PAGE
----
He explains that the type of mortgage lending many U.S. homeowners remember does not exist anymore, not in any sense of prevalance.  For the most part, the days when a homeowner would have a relationship with the lender are long gone. Once upon a time, the norm was more like this: “When a single lender owns a loan, it will modify the loan in order to keep it performing as long as the modified loan minus transaction costs performs at a level above what would be realized in net in foreclosure.”

Hence, “If lenders lose 50% in foreclosure, why aren’t they reducing interest rates and writing down principal balances and stretching out amortizations to make the loan perform at 51% of current net present value?”

Indeed, why not?

Well, it turns out that “for most mortgages, there are no longer ‘lenders’ of which to speak. Most mortgage loans are no longer owned by a single entity; instead they are securitized, so that thousands of investors have a fractional interest in a pool of loans. The vast majority (over 80%) of residential mortgages are securitized.”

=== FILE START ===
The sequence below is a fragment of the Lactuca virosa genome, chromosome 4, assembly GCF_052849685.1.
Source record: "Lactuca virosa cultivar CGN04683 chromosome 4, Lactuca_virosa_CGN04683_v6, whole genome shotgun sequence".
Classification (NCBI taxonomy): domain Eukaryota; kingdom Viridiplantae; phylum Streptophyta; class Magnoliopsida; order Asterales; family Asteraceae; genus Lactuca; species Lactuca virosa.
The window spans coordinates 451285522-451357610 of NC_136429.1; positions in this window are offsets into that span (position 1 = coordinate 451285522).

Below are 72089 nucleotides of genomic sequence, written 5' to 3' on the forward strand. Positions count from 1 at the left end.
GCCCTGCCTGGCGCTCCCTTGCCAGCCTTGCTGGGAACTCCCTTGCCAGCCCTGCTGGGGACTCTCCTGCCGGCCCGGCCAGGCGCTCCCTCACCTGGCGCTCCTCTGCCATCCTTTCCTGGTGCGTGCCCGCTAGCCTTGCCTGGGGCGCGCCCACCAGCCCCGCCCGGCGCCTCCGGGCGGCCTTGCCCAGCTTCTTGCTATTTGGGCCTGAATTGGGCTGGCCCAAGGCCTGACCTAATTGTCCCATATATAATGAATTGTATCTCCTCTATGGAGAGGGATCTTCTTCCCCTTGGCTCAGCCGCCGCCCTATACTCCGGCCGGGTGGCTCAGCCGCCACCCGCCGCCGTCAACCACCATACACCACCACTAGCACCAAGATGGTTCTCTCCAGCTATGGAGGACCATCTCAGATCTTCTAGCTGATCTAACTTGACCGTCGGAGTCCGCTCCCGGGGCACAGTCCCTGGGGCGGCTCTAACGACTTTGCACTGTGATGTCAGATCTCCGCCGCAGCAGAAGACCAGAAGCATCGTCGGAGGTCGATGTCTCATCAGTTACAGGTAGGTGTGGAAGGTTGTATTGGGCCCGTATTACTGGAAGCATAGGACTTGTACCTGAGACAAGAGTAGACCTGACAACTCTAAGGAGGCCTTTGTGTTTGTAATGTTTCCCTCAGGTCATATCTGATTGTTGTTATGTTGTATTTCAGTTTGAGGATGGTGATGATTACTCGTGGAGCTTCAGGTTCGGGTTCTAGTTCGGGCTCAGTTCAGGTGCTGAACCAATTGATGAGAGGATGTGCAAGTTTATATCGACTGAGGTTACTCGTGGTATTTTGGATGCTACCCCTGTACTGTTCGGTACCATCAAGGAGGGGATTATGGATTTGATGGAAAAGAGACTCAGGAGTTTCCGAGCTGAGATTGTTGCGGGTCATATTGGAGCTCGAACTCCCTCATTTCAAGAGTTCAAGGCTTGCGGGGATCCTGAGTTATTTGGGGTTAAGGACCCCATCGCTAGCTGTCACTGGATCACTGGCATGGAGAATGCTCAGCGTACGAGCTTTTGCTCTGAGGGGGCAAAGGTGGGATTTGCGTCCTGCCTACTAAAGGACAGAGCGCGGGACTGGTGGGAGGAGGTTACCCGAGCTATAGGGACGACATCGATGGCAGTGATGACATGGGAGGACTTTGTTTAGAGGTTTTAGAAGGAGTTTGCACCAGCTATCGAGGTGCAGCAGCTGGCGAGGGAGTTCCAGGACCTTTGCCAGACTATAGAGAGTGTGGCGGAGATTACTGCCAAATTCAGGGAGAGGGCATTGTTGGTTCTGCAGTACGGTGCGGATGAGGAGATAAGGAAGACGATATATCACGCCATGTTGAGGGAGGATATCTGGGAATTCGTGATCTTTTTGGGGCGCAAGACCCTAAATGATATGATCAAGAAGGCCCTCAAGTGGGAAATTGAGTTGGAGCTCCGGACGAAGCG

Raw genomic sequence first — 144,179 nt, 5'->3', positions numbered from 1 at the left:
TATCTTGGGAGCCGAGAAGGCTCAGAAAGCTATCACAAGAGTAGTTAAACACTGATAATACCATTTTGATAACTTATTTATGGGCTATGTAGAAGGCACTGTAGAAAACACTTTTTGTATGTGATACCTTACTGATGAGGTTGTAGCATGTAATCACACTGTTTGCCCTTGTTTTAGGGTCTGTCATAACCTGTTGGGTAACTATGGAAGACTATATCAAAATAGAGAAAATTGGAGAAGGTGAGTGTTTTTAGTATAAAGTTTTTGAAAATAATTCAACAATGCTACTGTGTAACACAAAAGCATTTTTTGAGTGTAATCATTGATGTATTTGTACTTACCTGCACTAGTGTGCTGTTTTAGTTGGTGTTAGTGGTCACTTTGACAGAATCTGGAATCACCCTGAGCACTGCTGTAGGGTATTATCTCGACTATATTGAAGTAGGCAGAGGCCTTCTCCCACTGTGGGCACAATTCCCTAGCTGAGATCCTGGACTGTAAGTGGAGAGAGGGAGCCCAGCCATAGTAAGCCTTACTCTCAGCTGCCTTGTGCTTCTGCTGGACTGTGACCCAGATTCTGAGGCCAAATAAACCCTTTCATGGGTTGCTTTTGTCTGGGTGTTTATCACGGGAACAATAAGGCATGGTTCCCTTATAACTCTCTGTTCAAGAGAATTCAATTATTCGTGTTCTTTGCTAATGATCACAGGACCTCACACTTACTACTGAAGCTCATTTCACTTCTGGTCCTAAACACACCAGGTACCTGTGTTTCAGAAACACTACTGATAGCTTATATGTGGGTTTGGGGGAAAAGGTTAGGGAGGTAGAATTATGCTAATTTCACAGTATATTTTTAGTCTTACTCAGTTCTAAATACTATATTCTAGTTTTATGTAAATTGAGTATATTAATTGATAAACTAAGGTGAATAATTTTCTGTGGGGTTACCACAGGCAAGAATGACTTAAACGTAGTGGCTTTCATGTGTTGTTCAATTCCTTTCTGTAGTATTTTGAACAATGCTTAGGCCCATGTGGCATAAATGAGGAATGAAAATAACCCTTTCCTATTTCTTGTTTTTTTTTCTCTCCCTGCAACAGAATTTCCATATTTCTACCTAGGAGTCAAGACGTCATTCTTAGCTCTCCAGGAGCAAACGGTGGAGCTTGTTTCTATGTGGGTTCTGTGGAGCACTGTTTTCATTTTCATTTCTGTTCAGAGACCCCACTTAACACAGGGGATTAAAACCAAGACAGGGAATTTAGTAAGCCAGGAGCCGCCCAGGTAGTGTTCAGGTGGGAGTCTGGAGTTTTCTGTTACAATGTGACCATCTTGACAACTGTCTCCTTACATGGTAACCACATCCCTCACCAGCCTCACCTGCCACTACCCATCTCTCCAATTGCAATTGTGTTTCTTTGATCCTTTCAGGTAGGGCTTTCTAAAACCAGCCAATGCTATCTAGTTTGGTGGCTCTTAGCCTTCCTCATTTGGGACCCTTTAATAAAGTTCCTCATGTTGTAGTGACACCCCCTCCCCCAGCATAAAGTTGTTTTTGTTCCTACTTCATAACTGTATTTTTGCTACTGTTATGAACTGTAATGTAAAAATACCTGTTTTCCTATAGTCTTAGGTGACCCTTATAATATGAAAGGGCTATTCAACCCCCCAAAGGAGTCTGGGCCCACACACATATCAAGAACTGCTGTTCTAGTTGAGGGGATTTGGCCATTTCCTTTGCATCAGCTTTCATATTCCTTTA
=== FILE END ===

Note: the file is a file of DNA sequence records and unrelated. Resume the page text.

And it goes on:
Now, securitization in and of itself is no boogey-man–nothing sinister about it. The “government sponsored entities” (GSEs) Fannie Mae and Freddie Mac used securitization for years without helping trigger a global economic meltdown. And, says Levitin, although “the GSE underwriting standards were not statutory, they were subject to federal regulatory oversight and significant political pressure that indirectly ensured that securitization did not produce reckless lending. Because the GSEs often took on the credit risk on the loans they securitized, they served as gatekeepers for the mortgage market and did not purchase ‘subprime’ or ‘exotic” loans.’ ”

Lack of regulation also plays a crucial role, one that must be emphasized. Levitin points out that not only did Fannie/Freddie insist on strict underwriting standards but also “they ruthlessly pursued recourse against originators for any loans that turned out to be non-conforming.”

OK, so what happened? What changed? It traces back to 1990…